Ministers warned of increasing threat to UK electricity supplies

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The Independent Online

Britain is facing a looming energy crisis because of under-investment in the electricity network, an accelerating programme of power station closures and increased reliance on overseas gas supplies, the Government will be warned today.

Britain is facing a looming energy crisis because of under-investment in the electricity network, an accelerating programme of power station closures and increased reliance on overseas gas supplies, the Government will be warned today.

There is also growing concern that the big expansion of renewable energy planned by ministers will not be enough to bridge the gap created by the phasing out of nuclear and coal-fired stations, except at the cost of unacceptably high electricity bills.

A raft of reports published today will highlight the threat posed to the UK. The influential Commons Trade and Industry Committee is expected to warn that while power cuts on the scale seen in the US and Italy last year are unlikely to happen here in the short term, there is an urgent need to increase investment in electricity transmission and distribution.

Meanwhile, a report from the Royal Academy of Engineering says the Government's reliance on offshore wind energy to meet the UK's environmental targets and guarantee security of supply could result in a doubling of electricity prices. "If we don't get our energy policy correct and affordable, we run a real risk of blackouts in the future," the society's vice-president, Philip Ruffles, said yesterday.

His comments echo repeated warnings from the power industry itself that the UK is storing up trouble. Ian Russell, the chief executive of ScottishPower, said: "Demand is rising, there are very few new power stations being built, coal-fired plant will start to close soon because of tougher environmental requirements, wind power is expensive and there is little financial incentive to invest in energy efficiency. Put all that together and you have an issue about security of supply."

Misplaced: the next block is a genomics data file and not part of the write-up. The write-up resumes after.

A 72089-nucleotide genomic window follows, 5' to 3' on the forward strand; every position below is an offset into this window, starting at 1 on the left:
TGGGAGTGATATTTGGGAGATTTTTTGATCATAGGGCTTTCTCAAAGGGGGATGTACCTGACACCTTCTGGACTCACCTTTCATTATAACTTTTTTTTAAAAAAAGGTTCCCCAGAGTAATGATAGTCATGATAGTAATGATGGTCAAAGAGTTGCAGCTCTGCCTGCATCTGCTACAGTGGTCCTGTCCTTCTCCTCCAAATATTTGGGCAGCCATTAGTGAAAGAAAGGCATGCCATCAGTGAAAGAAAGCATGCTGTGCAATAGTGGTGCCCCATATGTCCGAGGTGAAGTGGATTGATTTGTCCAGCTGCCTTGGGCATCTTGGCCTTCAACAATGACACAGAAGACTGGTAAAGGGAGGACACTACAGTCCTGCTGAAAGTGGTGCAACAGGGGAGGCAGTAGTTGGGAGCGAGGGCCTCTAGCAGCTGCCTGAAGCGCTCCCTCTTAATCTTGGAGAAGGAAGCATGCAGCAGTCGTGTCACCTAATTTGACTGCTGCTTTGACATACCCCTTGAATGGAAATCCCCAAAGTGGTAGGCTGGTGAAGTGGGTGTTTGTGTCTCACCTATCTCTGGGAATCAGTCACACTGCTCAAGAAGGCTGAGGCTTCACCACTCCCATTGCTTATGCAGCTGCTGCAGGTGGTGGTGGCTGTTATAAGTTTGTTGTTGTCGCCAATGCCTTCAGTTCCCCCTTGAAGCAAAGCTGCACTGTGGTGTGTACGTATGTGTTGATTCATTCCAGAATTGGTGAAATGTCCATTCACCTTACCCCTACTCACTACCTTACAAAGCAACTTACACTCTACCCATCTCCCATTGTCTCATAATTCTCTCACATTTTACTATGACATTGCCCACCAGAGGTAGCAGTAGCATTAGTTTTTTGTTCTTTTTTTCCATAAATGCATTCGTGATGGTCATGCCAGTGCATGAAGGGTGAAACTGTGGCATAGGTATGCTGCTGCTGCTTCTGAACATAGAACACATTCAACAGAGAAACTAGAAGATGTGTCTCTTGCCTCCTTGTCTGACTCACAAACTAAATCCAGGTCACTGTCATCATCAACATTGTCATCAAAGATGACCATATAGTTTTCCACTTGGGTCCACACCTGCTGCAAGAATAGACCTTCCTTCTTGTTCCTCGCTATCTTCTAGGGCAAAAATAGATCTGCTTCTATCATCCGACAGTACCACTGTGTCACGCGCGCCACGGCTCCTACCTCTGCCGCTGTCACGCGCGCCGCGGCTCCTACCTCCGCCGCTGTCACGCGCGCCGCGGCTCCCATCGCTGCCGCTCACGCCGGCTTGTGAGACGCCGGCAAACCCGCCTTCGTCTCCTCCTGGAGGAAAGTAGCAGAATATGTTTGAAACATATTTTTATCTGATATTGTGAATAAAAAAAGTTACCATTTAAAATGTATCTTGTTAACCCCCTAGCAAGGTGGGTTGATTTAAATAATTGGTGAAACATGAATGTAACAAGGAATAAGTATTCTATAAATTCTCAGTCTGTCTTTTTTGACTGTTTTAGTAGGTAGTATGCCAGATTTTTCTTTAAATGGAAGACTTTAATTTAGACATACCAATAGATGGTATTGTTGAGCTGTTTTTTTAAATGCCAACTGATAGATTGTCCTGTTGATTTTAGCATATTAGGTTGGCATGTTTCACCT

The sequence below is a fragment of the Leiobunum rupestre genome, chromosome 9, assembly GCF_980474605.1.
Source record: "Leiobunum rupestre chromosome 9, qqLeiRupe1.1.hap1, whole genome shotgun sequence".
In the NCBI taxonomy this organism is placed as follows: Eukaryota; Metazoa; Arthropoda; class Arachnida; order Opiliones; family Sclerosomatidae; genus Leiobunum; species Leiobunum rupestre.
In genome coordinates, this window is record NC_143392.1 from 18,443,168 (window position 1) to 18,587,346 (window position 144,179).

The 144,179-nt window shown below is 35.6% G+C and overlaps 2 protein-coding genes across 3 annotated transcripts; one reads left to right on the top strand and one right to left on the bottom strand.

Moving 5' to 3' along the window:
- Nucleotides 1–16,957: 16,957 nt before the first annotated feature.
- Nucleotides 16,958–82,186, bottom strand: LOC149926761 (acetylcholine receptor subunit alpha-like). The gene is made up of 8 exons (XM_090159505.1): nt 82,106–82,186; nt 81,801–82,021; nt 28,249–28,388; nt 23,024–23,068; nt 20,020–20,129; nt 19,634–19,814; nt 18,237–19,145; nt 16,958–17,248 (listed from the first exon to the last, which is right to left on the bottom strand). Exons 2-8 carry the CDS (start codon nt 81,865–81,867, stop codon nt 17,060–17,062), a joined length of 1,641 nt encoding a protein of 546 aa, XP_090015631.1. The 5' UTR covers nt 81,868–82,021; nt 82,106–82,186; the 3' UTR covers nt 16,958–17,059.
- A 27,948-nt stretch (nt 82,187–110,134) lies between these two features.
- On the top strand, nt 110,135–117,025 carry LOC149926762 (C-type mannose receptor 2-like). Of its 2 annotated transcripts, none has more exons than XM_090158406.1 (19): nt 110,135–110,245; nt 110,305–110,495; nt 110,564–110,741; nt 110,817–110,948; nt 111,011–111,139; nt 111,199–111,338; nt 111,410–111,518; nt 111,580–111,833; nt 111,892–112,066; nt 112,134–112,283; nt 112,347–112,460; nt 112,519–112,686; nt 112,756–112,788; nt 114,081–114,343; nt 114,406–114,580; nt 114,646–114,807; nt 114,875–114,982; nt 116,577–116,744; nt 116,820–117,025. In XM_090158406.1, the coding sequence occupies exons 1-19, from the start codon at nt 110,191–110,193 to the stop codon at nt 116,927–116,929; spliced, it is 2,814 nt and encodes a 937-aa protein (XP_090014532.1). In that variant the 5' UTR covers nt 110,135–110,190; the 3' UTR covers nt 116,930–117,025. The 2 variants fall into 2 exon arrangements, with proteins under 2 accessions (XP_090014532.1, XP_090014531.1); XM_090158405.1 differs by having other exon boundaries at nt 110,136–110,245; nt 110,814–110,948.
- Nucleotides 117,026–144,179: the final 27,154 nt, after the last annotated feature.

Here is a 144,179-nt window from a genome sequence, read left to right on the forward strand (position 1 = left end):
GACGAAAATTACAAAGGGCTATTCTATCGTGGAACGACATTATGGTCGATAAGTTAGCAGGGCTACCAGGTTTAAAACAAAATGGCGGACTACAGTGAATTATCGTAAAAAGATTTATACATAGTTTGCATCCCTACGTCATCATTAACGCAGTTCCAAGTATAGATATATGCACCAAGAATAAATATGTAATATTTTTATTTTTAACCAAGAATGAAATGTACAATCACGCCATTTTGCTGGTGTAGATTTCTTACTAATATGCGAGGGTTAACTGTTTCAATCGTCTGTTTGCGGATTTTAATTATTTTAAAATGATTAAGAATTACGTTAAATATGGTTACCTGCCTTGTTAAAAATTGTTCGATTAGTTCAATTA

David Porter, the chief executive of the Association of Electricity Producers, also warned that Britain's electricity industry was facing a crunch in the next few years. "There are enough power stations around now to meet demand if we can lure them back on to the system with higher prices. But we have a number of closures of nuclear and coal-fired stations coming up and the only alternative is renewable energy which is not coming on stream as fast as the Government would wish. There are some really serious issues to debate."

Coal-fired stations, which last year produced 35 per cent of Britain's electricity, will begin closing in 2008 when a new Brussels directive designed to curb acid gas emissions from large combustion plant comes into force. Britain's ageing Magnox nuclear reactors will also start to shut.

Although there are planning consents to build seven new gas-fired stations with a combined capacity of 5,500 megawatts, these expire in 2005 and none are likely to get the go-ahead soon because of the high price of natural gas.

There is also mounting concern about under-investment in the UK's £16bn transmission network, blamed by some for the power blackouts last summer in London and Birmingham. The National Grid is replacing only 1 per cent of its network a year and reckons it needs to double investment to £300m a year to keep pace.

Meanwhile, the distribution companies need to increase investment to connect up the new sources of renewable energy.

A BBC documentary tonight will paint an apocalyptic vision of a Britain plunged into darkness by a terrorist attack on a Russian gas terminal, which cuts off supplies to UK power stations. A report by the disaster recovery group NCC calculates that half the UK government and a third of business would face shutdown in the event of a blackout lasting more than 24 hours.

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